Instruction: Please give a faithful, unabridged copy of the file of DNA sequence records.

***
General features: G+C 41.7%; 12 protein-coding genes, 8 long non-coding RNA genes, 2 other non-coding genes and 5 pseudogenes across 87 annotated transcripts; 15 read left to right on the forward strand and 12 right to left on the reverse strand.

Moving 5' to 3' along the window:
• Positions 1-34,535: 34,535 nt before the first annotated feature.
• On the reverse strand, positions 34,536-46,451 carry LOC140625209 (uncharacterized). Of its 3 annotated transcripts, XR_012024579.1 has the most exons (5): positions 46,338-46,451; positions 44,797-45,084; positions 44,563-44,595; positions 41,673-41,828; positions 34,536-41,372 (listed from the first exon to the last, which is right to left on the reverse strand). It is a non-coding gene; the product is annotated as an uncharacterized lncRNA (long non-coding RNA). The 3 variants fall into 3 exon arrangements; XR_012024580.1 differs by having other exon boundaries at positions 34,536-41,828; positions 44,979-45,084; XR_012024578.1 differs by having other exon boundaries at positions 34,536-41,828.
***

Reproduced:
General features: G+C 41.7%; 12 protein-coding genes, 8 long non-coding RNA genes, 2 other non-coding genes and 5 pseudogenes across 87 annotated transcripts; 15 read left to right on the forward strand and 12 right to left on the reverse strand.

Moving 5' to 3' along the window:
• Positions 1-34,535: 34,535 nt before the first annotated feature.
• On the reverse strand, positions 34,536-46,451 carry LOC140625209 (uncharacterized). Of its 3 annotated transcripts, XR_012024579.1 has the most exons (5): positions 46,338-46,451; positions 44,797-45,084; positions 44,563-44,595; positions 41,673-41,828; positions 34,536-41,372 (listed from the first exon to the last, which is right to left on the reverse strand). It is a non-coding gene; the product is annotated as an uncharacterized lncRNA (long non-coding RNA). The 3 variants fall into 3 exon arrangements; XR_012024580.1 differs by having other exon boundaries at positions 34,536-41,828; positions 44,979-45,084; XR_012024578.1 differs by having other exon boundaries at positions 34,536-41,828.